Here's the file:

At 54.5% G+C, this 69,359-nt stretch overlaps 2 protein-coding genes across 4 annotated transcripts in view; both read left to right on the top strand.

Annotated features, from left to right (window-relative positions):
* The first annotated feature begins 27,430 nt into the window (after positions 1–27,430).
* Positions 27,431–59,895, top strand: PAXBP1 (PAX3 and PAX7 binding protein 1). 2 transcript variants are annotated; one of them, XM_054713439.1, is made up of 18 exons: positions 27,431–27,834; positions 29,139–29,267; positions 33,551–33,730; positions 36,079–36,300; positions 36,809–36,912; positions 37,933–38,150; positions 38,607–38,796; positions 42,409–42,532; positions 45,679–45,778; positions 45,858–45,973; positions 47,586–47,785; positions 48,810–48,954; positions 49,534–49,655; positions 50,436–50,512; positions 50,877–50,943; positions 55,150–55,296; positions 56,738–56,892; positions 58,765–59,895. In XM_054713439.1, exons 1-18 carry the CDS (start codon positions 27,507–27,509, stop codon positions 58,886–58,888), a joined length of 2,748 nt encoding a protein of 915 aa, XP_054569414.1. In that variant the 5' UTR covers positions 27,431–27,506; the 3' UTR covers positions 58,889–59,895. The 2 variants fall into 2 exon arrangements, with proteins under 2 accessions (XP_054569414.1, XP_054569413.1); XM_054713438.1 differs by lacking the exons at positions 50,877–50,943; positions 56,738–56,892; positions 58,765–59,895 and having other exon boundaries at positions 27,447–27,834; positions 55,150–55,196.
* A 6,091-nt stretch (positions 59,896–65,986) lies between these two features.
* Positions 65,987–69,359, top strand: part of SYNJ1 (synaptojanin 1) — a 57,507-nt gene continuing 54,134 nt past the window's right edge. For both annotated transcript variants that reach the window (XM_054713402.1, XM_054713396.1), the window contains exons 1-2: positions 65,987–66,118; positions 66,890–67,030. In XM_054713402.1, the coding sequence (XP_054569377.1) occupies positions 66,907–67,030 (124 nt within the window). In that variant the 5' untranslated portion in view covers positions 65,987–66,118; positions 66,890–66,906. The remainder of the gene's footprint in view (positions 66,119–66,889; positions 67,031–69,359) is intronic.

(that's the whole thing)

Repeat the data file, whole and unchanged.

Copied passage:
At 54.5% G+C, this 69,359-nt stretch overlaps 2 protein-coding genes across 4 annotated transcripts in view; both read left to right on the top strand.

Annotated features, from left to right (window-relative positions):
* The first annotated feature begins 27,430 nt into the window (after positions 1–27,430).
* Positions 27,431–59,895, top strand: PAXBP1 (PAX3 and PAX7 binding protein 1). 2 transcript variants are annotated; one of them, XM_054713439.1, is made up of 18 exons: positions 27,431–27,834; positions 29,139–29,267; positions 33,551–33,730; positions 36,079–36,300; positions 36,809–36,912; positions 37,933–38,150; positions 38,607–38,796; positions 42,409–42,532; positions 45,679–45,778; positions 45,858–45,973; positions 47,586–47,785; positions 48,810–48,954; positions 49,534–49,655; positions 50,436–50,512; positions 50,877–50,943; positions 55,150–55,296; positions 56,738–56,892; positions 58,765–59,895. In XM_054713439.1, exons 1-18 carry the CDS (start codon positions 27,507–27,509, stop codon positions 58,886–58,888), a joined length of 2,748 nt encoding a protein of 915 aa, XP_054569414.1. In that variant the 5' UTR covers positions 27,431–27,506; the 3' UTR covers positions 58,889–59,895. The 2 variants fall into 2 exon arrangements, with proteins under 2 accessions (XP_054569414.1, XP_054569413.1); XM_054713438.1 differs by lacking the exons at positions 50,877–50,943; positions 56,738–56,892; positions 58,765–59,895 and having other exon boundaries at positions 27,447–27,834; positions 55,150–55,196.
* A 6,091-nt stretch (positions 59,896–65,986) lies between these two features.
* Positions 65,987–69,359, top strand: part of SYNJ1 (synaptojanin 1) — a 57,507-nt gene continuing 54,134 nt past the window's right edge. For both annotated transcript variants that reach the window (XM_054713402.1, XM_054713396.1), the window contains exons 1-2: positions 65,987–66,118; positions 66,890–67,030. In XM_054713402.1, the coding sequence (XP_054569377.1) occupies positions 66,907–67,030 (124 nt within the window). In that variant the 5' untranslated portion in view covers positions 65,987–66,118; positions 66,890–66,906. The remainder of the gene's footprint in view (positions 66,119–66,889; positions 67,031–69,359) is intronic.